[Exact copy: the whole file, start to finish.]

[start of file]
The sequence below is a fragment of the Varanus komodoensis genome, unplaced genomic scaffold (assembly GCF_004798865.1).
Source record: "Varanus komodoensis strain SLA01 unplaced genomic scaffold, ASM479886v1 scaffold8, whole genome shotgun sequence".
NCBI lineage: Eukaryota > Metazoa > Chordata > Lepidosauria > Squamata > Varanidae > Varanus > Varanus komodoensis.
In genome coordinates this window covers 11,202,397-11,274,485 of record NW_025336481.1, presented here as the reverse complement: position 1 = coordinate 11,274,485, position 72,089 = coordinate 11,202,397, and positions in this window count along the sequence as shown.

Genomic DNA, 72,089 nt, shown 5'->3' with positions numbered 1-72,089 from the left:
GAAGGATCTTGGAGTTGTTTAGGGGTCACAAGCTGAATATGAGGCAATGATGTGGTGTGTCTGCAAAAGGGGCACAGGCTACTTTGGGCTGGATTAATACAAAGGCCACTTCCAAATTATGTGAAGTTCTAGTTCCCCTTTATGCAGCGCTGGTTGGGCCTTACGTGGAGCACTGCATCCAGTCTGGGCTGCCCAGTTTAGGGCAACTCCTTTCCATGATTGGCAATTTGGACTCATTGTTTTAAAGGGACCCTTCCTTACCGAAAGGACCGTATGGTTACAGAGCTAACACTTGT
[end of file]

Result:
The sequence below is a fragment of the Varanus komodoensis genome, unplaced genomic scaffold (assembly GCF_004798865.1).
Source record: "Varanus komodoensis strain SLA01 unplaced genomic scaffold, ASM479886v1 scaffold8, whole genome shotgun sequence".
NCBI lineage: Eukaryota > Metazoa > Chordata > Lepidosauria > Squamata > Varanidae > Varanus > Varanus komodoensis.
In genome coordinates this window covers 11,202,397-11,274,485 of record NW_025336481.1, presented here as the reverse complement: position 1 = coordinate 11,274,485, position 72,089 = coordinate 11,202,397, and positions in this window count along the sequence as shown.

Genomic DNA, 72,089 nt, shown 5'->3' with positions numbered 1-72,089 from the left:
GAAGGATCTTGGAGTTGTTTAGGGGTCACAAGCTGAATATGAGGCAATGATGTGGTGTGTCTGCAAAAGGGGCACAGGCTACTTTGGGCTGGATTAATACAAAGGCCACTTCCAAATTATGTGAAGTTCTAGTTCCCCTTTATGCAGCGCTGGTTGGGCCTTACGTGGAGCACTGCATCCAGTCTGGGCTGCCCAGTTTAGGGCAACTCCTTTCCATGATTGGCAATTTGGACTCATTGTTTTAAAGGGACCCTTCCTTACCGAAAGGACCGTATGGTTACAGAGCTAACACTTGT